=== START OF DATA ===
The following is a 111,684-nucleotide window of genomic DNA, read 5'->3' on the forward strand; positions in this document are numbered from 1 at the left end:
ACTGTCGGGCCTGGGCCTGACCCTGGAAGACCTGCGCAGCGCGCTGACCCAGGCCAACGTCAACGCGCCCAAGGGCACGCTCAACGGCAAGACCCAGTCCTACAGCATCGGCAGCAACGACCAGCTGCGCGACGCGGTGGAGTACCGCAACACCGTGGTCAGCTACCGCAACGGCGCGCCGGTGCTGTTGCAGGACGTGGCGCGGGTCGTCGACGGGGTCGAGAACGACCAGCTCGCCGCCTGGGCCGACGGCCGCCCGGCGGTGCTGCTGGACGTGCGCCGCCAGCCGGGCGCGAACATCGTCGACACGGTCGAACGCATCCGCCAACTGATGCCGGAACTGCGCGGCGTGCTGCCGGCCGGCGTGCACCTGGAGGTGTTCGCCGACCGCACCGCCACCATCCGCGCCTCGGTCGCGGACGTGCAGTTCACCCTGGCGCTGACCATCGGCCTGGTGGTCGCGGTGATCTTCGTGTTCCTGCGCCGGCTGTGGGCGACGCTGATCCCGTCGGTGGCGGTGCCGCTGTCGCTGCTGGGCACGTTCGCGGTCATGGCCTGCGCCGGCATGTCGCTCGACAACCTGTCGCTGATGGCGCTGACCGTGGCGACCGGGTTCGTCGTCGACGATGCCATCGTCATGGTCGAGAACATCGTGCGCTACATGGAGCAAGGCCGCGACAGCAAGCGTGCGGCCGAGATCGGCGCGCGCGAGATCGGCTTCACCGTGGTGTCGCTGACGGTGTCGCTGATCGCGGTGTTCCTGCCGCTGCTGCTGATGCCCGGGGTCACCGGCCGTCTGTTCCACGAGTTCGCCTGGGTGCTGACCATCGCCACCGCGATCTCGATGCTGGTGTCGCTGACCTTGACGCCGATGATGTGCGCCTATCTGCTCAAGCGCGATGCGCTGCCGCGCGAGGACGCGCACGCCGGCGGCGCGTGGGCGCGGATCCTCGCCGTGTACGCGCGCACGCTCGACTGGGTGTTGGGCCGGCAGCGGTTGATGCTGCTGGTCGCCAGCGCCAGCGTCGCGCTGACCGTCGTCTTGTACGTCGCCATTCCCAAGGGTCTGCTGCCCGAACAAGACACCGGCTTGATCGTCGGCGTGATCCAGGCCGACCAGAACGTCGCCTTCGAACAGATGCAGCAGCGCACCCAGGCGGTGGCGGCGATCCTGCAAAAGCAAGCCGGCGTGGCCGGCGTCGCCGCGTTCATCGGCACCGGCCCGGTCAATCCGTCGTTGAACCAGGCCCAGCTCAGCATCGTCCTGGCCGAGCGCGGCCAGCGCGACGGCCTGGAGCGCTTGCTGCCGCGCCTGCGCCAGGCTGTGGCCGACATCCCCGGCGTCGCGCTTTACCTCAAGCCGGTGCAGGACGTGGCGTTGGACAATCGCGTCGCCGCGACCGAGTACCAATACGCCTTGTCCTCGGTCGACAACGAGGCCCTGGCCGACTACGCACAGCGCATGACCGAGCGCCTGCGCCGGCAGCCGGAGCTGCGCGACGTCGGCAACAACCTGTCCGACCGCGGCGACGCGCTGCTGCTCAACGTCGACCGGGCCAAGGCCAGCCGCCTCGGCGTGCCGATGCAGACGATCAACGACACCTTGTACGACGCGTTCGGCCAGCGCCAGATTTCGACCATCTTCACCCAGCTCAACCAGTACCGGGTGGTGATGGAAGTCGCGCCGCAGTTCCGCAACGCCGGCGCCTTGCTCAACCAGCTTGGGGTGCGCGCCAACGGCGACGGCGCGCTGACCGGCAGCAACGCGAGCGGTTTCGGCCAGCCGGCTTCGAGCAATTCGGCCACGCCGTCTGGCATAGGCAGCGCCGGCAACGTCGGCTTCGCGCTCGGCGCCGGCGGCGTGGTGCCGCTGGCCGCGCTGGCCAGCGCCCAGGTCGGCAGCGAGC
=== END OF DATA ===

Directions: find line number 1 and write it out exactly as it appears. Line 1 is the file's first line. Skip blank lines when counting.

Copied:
The following is a 111,684-nucleotide window of genomic DNA, read 5'->3' on the forward strand; positions in this document are numbered from 1 at the left end: